M1 Money Supply includes funds that are readily accessible for spending. M2 Money Supply is a broad measure of money supply that includes M1 in addition to all time-related deposits, savings deposits, and non-institutional money-market funds.
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- November 30, 2011
- Return of the Comandante’s Gold
Back in August, we discussed the precarious proclamation that Venezuelan President Hugo Chavez was shipping his country’s gold reserves home for safekeeping. On Friday, we learned Chavez’s chosen transportation method for “Operation Gold” was through the air after the first shipments arrived to much fanfare in Venezuela. Reuters* described the scene:
Excited crowds lined the roadside waving big Venezuelan flags chanting ‘It’s returned! It’s returned’ as a convoy of soldiers and armored cars carried the [gold] ingots from Maiquetia airport to the central bank in Caracas. …
… Drums and sirens sounded out across the square as many in the crowd sang ‘Forward comandante!’ in support of the president. Some waved homemade signs that said ‘The gold has returned thanks to Chavez!’ and ‘Long live our sovereignty.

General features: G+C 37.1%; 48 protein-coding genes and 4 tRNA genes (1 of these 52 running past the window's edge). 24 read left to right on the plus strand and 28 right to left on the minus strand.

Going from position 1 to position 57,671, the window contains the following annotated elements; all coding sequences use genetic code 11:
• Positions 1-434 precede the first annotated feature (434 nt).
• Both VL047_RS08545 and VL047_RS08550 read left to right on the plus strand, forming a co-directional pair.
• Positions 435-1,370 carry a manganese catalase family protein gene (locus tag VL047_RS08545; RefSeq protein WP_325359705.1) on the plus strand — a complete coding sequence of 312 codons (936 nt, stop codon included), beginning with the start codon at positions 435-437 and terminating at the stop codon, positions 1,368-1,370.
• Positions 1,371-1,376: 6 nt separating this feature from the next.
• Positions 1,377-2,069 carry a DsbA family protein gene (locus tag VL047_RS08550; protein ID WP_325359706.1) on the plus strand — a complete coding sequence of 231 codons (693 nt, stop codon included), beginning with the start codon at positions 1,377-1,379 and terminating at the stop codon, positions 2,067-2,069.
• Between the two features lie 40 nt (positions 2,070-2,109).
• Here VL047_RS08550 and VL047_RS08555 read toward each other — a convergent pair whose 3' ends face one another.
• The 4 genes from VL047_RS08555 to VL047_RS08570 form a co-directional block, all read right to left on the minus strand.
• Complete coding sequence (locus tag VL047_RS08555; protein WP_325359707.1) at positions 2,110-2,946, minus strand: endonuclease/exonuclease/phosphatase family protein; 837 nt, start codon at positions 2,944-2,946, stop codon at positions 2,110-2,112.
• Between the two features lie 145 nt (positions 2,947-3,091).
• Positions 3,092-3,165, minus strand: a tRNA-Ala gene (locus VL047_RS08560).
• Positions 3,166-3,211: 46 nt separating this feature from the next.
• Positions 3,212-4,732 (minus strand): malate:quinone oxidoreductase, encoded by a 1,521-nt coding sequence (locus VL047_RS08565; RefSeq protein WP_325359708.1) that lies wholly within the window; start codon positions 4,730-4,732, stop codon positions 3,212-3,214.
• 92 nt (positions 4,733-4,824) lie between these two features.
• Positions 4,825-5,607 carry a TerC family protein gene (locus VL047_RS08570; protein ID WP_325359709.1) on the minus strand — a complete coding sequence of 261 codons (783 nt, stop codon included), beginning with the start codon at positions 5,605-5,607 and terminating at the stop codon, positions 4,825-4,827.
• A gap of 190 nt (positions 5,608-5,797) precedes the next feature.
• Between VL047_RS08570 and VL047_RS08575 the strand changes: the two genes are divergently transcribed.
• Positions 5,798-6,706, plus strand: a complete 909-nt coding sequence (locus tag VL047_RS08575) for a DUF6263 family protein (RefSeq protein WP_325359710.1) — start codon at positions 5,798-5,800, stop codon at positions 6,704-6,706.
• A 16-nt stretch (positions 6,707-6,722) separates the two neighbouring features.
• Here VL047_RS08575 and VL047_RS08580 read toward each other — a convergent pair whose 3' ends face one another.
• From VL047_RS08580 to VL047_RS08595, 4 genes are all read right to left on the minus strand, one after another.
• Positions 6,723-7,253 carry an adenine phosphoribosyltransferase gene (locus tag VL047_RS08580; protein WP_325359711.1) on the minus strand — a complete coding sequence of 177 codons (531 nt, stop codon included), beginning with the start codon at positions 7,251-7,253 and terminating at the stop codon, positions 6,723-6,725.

This was just the first shipment in a plan that calls for all of Venezuela’s gold held in foreign countries—roughly 160 tons worth some $11 billion—to be returned home. A government official stated the gold shipments would be wrapped up by the end of the year, but would not offer any details on the shipments’ country of origin, says Reuters.
The convoy of 500 armed soldiers, tanks and aircraft was led by Nelson Merentes, president of Venezuela’s central bank, who played the role of grand marshall for the gold parade. A Financial Times* story quoted Merentes as saying, “We are bringing the gold back because unfortunately capital markets and the world economy are in turmoil, and for that reason it is preferable to seek protection.”
No doubt these comments were intended to soothe suspicions that the gold repatriation is motivated by the sanctions suffered by Chavez’s friend and former ally Moammar Gaddafi during his country’s fall into civil war.
Venezuela’s gold had originally been sent to Europe in the 1980s and 1990s to guarantee the country’s loans from the International Monetary Fund (IMF). Now, it’s been theorized the gold is being shipped back to serve a similar role for the country’s growing debt to China. Over the past five years, China has loaned the Latin American country $32 billion, including a $4 billion loan just a few weeks ago.
A move of this magnitude can significantly affect the gold market regardless of whether Chavez’s motivations are nefarious or patriotic. Banks often keep only a portion of their bullion deposits on hand, reselling or lending out the rest—similar to how cash deposits are treated in your own personal bank account.